MFOA: buck gooter has made records in proper studios as well as many home-recorded efforts. do you find one process or the other to be more inspiring/satisfying? what was the recording process like for "the spider's eyes"?
budget constraints have determined where an album would be recorded. i feel like we've done good work in both home and pro studios. we always go into a recording session with the songs completely fleshed out and rehearsed deeply so typically it's just a matter of capturing something we've tuned up in a different space, once and for all. recordings are funny like that, they are the definitive version of the song to (most) audiences but not so much for the band, maybe. over time, as songs are no longer played, they become the "definitive" versions. i guess that's better than nothing.
For 'the spider's eyes
' we recorded with the incredible don zientara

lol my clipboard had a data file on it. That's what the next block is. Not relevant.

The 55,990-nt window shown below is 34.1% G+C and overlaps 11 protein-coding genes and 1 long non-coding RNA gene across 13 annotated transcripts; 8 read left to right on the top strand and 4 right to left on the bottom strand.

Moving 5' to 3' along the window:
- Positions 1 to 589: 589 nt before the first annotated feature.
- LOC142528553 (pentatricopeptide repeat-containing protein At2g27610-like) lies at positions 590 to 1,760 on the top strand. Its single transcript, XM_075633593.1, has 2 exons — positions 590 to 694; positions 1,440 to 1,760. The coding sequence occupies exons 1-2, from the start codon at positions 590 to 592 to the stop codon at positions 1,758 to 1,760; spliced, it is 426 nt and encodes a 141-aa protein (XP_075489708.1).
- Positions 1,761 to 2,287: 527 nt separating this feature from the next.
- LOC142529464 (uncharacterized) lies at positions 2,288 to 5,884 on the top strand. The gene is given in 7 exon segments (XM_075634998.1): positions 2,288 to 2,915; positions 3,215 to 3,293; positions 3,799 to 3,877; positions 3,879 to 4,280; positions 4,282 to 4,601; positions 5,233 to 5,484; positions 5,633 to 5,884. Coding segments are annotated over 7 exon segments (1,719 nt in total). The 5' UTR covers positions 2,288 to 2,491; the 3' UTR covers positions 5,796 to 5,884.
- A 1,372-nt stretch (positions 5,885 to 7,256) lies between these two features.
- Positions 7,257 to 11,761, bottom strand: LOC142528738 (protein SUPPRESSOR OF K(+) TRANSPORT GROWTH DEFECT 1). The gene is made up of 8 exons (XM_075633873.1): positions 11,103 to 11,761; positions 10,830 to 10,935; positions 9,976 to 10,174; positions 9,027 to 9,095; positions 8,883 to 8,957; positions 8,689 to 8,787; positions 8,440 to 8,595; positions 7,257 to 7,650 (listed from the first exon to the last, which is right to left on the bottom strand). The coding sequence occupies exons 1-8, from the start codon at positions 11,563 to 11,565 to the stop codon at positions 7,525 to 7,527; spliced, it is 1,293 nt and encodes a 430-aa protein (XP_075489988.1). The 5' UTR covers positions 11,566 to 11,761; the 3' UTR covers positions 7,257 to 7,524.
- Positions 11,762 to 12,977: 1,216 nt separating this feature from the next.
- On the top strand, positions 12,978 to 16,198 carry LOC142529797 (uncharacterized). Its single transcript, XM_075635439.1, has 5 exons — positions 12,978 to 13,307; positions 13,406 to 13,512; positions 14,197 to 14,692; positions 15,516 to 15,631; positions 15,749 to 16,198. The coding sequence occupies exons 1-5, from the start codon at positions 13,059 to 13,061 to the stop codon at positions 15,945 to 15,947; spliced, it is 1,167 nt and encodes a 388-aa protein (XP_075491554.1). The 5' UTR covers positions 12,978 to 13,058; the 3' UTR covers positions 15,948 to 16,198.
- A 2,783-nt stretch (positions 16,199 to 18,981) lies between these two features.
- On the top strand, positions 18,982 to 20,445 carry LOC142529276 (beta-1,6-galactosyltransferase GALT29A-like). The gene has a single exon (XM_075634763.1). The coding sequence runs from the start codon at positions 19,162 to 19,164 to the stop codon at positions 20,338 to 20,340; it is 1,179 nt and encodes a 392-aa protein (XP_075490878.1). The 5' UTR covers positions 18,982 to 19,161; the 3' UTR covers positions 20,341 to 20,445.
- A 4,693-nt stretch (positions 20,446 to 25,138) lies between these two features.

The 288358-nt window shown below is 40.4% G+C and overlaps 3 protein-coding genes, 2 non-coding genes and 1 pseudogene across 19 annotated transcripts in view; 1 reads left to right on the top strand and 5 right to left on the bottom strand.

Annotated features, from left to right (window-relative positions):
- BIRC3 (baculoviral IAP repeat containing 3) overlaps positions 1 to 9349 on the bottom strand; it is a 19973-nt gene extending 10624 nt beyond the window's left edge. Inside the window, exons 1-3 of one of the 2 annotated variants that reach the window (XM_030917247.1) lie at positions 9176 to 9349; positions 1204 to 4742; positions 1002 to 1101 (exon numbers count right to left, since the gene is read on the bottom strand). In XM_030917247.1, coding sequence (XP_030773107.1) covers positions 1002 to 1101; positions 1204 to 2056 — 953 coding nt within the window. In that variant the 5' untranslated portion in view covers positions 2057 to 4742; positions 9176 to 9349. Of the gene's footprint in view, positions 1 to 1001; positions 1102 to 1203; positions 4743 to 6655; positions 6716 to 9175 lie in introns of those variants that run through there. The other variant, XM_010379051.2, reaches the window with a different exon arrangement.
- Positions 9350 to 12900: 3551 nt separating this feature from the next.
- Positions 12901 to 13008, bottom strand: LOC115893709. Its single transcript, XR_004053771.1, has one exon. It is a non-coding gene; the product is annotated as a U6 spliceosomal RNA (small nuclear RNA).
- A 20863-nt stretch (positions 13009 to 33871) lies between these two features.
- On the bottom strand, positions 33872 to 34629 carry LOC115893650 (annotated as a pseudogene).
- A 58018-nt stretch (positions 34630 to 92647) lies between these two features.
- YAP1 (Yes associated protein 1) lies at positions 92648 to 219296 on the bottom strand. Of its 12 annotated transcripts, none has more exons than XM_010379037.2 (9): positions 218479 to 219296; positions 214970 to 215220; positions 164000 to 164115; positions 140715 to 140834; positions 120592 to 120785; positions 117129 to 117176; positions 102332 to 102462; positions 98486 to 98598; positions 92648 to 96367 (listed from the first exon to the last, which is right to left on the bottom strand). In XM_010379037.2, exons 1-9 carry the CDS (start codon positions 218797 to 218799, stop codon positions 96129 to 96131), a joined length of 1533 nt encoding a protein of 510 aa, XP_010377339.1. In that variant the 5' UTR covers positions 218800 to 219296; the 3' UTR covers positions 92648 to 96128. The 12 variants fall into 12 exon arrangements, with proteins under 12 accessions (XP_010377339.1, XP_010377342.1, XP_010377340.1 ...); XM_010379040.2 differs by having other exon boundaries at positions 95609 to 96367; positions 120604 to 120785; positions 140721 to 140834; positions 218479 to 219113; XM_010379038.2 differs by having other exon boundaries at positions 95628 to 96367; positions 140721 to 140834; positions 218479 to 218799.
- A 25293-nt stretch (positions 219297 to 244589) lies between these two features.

at inner ear studio
. awesome. he is the best and really believes in our band. he knows us and treats us right. we spent more time mixing and fixing things than we normally do but still spent significantly less time than most bands do on these matters. it's just the way we work and kind of the only way it's possible given budget and psychic constraints on the group. the album was recorded in the same sequence as on the record and mixed accordingly so for me it's funny to listen to and note how bizarre the last few songs are. towards the end of mixing don and I started getting into a weird space and adding some effects and strange stuff to the mix that we normally don't mess with too much. another funny moment was when terry's amp died a little bit in the middle of 'eat my isolation' and we didn't realize his amp had lost some oomph until about a month later during practice! HA! but you can hear it cut out on the recording and it cracks me up every time.
MFOA: we share a hometown in harrisonburg, VA (harrisonturd, as you often call it). how has growing up there and performing extensively in the local underground music scene informed your music and approach to performing, recording and touring?